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Hardcover | $37.00 Short | £25.95 | ISBN: 9780262013475 | 296 pp. | 7 x 9 in | 1 line drawing| November 2009
 
Paperback | $21.00 Short | £14.95 | ISBN: 9780262517959 | 296 pp. | 7 x 9 in | 1 line drawing| August 2012
 
Ebook | $24.95 Short | ISBN: 9780262259644 | 296 pp. | 7 x 9 in | 1 line drawing| August 2012
 

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Sonic Warfare

Sound, Affect, and the Ecology of Fear

Overview

Sound can be deployed to produce discomfort, express a threat, or create an ambience of fear or dread--to produce a bad vibe. Sonic weapons of this sort include the “psychoacoustic correction” aimed at Panama strongman Manuel Noriega by the U.S. Army and at the Branch Davidians in Waco by the FBI, sonic booms (or “sound bombs”) over the Gaza Strip, and high-frequency rat repellants used against teenagers in malls. At the same time, artists and musicians generate intense frequencies in the search for new aesthetic experiences and new ways of mobilizing bodies in rhythm. In Sonic Warfare, Steve Goodman explores these uses of acoustic force and how they affect populations.

Traversing philosophy, science, fiction, aesthetics, and popular culture, he maps a (dis)continuum of vibrational force, encompassing police and military research into acoustic means of crowd control, the corporate deployment of sonic branding, and the intense sonic encounters of sound art and music culture.

Goodman concludes with speculations on the not yet heard--the concept of unsound, which relates to both the peripheries of auditory perception and the unactualized nexus of rhythms and frequencies within audible bandwidths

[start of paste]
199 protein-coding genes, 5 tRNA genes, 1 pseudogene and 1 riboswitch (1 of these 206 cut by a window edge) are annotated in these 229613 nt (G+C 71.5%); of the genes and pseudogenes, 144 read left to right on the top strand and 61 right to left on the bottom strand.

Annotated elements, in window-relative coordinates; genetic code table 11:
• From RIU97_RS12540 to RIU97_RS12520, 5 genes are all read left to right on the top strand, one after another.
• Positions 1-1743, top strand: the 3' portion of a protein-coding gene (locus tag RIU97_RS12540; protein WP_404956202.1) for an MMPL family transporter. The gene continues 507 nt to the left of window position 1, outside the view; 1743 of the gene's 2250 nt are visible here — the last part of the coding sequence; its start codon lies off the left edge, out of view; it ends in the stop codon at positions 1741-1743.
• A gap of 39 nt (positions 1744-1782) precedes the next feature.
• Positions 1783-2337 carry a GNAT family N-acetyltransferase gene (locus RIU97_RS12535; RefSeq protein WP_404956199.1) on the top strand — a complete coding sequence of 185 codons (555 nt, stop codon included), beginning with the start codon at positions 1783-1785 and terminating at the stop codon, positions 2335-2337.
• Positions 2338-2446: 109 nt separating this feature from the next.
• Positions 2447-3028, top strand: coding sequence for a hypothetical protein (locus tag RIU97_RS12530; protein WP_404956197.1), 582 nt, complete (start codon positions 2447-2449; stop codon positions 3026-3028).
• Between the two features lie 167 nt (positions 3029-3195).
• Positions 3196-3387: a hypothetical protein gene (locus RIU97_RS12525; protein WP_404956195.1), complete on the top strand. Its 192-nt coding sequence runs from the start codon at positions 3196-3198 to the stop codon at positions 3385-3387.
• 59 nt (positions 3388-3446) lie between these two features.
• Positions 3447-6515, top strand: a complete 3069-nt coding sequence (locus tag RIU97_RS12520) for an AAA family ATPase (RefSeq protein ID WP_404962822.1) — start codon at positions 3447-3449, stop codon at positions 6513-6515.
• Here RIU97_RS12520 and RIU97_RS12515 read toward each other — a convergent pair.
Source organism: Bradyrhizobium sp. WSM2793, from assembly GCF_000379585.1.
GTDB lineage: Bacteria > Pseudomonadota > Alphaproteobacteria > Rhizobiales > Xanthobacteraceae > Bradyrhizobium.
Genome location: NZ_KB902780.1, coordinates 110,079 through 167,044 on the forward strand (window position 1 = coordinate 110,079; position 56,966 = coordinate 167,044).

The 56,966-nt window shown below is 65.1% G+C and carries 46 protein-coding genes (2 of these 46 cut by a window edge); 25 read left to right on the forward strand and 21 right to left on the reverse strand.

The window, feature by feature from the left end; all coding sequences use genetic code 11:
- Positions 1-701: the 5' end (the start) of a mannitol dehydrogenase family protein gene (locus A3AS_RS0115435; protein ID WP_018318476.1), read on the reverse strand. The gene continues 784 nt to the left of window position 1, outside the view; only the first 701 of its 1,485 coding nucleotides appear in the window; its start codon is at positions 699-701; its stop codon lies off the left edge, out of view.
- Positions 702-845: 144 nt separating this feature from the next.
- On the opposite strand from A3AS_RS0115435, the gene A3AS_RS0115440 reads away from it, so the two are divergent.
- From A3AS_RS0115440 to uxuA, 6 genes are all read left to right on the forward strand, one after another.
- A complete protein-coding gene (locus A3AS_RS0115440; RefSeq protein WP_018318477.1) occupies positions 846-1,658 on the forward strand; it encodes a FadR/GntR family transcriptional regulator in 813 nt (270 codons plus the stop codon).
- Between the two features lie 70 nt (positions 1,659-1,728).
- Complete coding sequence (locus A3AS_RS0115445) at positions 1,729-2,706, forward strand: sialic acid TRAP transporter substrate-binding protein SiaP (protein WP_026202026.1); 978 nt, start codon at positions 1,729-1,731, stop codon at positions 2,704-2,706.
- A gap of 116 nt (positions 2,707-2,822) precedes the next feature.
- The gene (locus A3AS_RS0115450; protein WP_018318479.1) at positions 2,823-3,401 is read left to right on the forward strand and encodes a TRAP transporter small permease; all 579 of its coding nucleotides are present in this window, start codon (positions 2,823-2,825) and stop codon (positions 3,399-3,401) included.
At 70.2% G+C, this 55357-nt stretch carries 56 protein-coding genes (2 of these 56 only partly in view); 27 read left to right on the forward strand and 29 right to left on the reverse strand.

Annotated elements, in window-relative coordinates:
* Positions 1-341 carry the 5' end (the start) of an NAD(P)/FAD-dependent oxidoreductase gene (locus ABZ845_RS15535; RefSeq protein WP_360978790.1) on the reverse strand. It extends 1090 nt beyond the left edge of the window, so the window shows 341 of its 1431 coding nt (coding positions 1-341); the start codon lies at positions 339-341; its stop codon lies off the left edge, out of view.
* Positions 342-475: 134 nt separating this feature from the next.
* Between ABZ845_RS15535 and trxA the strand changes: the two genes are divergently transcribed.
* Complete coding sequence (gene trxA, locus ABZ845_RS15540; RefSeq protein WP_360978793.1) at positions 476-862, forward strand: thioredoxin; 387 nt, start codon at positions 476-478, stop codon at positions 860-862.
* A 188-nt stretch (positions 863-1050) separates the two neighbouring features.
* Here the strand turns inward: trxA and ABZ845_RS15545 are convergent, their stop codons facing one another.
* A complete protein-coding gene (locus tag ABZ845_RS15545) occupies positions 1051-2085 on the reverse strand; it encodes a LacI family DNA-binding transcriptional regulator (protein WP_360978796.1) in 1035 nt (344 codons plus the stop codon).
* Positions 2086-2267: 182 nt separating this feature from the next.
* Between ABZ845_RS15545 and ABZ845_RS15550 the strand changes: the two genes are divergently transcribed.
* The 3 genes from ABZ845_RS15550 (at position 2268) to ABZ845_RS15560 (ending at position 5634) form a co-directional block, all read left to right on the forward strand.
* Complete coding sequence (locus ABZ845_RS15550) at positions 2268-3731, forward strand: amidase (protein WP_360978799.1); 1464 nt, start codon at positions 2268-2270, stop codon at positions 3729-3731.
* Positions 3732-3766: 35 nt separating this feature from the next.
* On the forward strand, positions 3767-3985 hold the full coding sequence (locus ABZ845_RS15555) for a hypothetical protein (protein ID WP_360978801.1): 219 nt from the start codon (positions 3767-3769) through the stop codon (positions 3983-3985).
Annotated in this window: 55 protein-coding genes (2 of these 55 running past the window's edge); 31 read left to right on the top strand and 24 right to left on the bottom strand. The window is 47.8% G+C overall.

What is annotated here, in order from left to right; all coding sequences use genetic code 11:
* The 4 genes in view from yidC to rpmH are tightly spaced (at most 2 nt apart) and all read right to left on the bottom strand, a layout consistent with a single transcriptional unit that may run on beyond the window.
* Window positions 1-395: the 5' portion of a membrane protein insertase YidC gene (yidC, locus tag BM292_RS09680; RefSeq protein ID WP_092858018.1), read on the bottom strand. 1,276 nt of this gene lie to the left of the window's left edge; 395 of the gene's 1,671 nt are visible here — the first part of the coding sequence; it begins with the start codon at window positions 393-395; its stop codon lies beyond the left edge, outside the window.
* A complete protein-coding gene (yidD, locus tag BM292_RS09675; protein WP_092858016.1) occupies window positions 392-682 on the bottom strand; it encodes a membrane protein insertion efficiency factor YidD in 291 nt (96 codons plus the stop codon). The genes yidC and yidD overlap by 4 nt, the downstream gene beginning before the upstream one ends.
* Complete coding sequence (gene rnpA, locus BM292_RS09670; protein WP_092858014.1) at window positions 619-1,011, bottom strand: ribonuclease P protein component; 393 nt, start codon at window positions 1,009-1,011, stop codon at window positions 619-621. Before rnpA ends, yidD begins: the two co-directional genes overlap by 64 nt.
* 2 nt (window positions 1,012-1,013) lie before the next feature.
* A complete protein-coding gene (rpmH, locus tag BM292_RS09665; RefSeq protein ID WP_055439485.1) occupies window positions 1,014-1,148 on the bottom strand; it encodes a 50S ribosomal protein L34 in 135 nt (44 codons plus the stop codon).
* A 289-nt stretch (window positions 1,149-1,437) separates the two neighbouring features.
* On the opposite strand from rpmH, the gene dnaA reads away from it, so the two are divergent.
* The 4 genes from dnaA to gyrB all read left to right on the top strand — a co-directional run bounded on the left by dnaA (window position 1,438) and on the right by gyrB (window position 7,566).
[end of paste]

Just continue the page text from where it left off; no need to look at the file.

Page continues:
About the Author

Steve Goodman is a Lecturer in Music Culture at the School of Sciences, Media, and Cultural Studies at the University of East London, a member of the CCRU (Cybernetic Culture Research Unit), and the founder of the record label Hyperdub.

Endorsements

“By insisting on the primacy of vibration in the nexus of sound, affect, and power, Sonic Warfare charts a transdisciplinary micropolitics of frequency that breaks with the orthodoxies of phenomenology and cultural studies and triumphantly succeeds in immersing us in the present of viral capitalism, pirate media, and asymmetric warfare. This book is rigorous, affirmative, sober, and pitiless: in its ambition, its purpose and its passion, it is nothing short of a breakthrough for contemporary sonic thought.”--Kodwo Eshun, Course Director of MA Aural and Visual Cultures, Goldsmiths, University of London, and author of More Brilliant than the Sun: Adventures in Sonic Fiction"—